Significantly, no state court has interpreted its own constitution to mandate that the police first obtain a warrant to obtain electric utility records. The state courts that have considered the issue have rejected the notion that there is a legitimate expectation of privacy in such records. See Samson v. State, 919 P.2d 171, 173 (Alaska Ct. App. 1996) (holding that no reasonable expectation of privacy in utility records exists under Alaska Constitution); People v. Stanley, 86 Cal. Rptr. 2d 89, 94 (Cal. Ct. App. 1999) (finding that defendant did not have “a reasonable expectation of privacy in the quantity of electricity delivered by the utility to [his] house”); People v. Dunkin, 888 P.2d 305, 307 (Colo. Ct. App. 1994) (holding that there is no reasonable expectation of privacy in utility records under either State or Federal Constitution), cert. denied, Smith v. Colorado, 515 U.S. 1105, 115 S. Ct. 2251, 132 L. Ed.2d 259 (1995); State v. Kluss, 867 P.2d 247, 254 (Idaho Ct. App. 1993) (finding that there is no reasonable expectation of privacy in power records under State Constitution); In re Pers. Restraint of Maxfield, 945 P.2d 196 (Wash. 1997) (majority of justices concluding that no reasonable expectation of privacy exists in utility records under State Constitution). See footnote 5
We therefore conclude that defendant’s utility records were obtained properly through a grand jury subpoena and that the Appellate Division erred in finding that those records were obtained through unconstitutional means. See footnote 6 Because there was no official wrongdoing in acquiring the records, the Appellate Division had no basis to reverse the order denying defendant’s motion to suppress or to remand for a determination whether “prior unlawful conduct” tainted the consent search.
We do not agree with the Appellate Division that the trial court “mistakenly rejected the significance of the fact that the officers, by passing through a gate and entering defendant’s backyard, had entered the curtilage of defendant’s home without consent, without a warrant and without probable cause.” Domicz, supra, 377 N.J. Super. at 550. In rendering its decision, the trial court stated that it found Detective Peacock’s testimony “to be credible and believable.” In recounting that testimony, the court recalled that Detective Peacock and a fellow officer passed through the rear gate and entered the curtilage for the purpose of knocking on defendant’s back door and speaking with him. The position of the parked cars in defendant’s driveway led the officers to believe that the back door was used by residents and visitors. The detectives did not observe any criminal wrongdoing or contraband before they were called to the front of the house where defendant had answered the door. Accepting that explanation as truthful, as the trial court did, there was no unconstitutional incursion of the curtilage of defendant’s home.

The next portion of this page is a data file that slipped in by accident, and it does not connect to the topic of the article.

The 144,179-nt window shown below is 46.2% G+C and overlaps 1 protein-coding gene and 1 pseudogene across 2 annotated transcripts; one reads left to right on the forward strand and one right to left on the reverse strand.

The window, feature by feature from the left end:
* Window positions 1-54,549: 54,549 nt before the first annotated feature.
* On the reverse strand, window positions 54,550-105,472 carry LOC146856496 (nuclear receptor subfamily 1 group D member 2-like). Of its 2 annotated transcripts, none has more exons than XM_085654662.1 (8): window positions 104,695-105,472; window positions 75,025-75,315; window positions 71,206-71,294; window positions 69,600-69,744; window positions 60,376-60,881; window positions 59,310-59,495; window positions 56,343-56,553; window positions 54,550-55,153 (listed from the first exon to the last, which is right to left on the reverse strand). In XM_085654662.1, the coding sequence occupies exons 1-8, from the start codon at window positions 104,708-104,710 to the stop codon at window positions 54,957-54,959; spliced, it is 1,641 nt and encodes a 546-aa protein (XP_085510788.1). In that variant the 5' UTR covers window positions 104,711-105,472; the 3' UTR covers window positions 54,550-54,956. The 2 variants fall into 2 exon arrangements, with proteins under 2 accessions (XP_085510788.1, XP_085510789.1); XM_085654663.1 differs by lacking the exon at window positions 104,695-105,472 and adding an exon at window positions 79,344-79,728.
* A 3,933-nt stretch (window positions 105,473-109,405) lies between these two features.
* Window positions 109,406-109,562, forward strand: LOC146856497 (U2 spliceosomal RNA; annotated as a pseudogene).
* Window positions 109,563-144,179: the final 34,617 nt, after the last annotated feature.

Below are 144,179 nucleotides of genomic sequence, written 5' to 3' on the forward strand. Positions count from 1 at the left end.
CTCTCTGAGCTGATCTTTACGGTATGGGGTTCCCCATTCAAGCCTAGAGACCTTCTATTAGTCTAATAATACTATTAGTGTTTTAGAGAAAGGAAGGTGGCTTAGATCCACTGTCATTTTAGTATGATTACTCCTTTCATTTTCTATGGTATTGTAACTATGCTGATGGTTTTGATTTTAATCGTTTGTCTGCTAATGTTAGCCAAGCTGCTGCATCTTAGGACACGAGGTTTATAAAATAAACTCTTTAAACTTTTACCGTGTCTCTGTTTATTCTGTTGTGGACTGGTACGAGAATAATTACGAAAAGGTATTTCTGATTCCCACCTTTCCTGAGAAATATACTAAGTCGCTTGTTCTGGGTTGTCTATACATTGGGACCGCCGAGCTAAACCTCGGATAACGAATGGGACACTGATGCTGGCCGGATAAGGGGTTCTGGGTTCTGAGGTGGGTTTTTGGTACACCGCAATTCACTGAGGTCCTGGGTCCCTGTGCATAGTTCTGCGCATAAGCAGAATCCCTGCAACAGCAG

Curtilage is land adjacent to a home and may include walkways, driveways, and porches. State v. Johnson, 171 N.J. 192, 208-09 (2002). Whether the Fourth Amendment safeguards an area of curtilage depends on a consideration of various factors, including “‘whether the area is included within an enclosure surrounding the home, the nature of the uses to which the area is put, and the steps taken by the resident to protect the area from observation by people passing by.’” Ibid. (quoting United States v. Dunn, 480 U.S. 294, 301, 107 S. Ct. 1134, 1139, 94 L. Ed.2d 326, 334-35 (1987)). An area within the curtilage to which the public is welcome, such as a walkway leading to an entrance to a home, is not afforded Fourth Amendment protection because the resident has given implicit consent to visitors to approach the home that way. See id. at 209. In other words, when a law enforcement officer walks to a front or back door for the purpose of making contact with a resident and reasonably believes that the door is used by visitors, he is not unconstitutionally trespassing on to the property. Ibid. (declaring that “‘when the police come on to private property to conduct an investigation or for some other legitimate purpose and restrict their movements to places visitors could be expected to go’” the Fourth Amendment is not offended (quoting 1 Wayne R. LaFave, Search and Seizure: A Treatise on the Fourth Amendment, § 2.3(f) (3d ed. 1996))); see also United States v. Garcia, 997 F.2d 1273, 1279-80 (9th Cir. 1993) (observing that “the Fourth Amendment is not implicated when officers go to the back door reasonably believing it is used as a principal entrance to the dwelling”); United States v. Reed, 733 F.2d 492, 501 (8th Cir. 1984) (“[N]o Fourth Amendment search occurs when police officers who enter private property restrict their movements to those areas generally made accessible to visitors.”); United States v. Titemore, 335 F. Supp.2d 502, 505-06 (D. Vt. 2004) (“[T]he law does not require an officer to determine which door most closely approximates the Platonic form of ‘main entrance’ and then, after successfully completing this metaphysical inquiry, approach only that door. An officer making a ‘knock and talk’ visit may approach any part of the building where uninvited visitors could be expected.”), aff’d, 437 F.3d 251 (2d Cir. 2006); United States v. Daoust, 728 F. Supp. 41, 46 (D. Me. 1989) (mem.) (“[P]olice with legitimate business may enter the areas of the curtilage which are impliedly open to use by the public.”), aff’d, 916 F.2d 757 (1st Cir. 1990).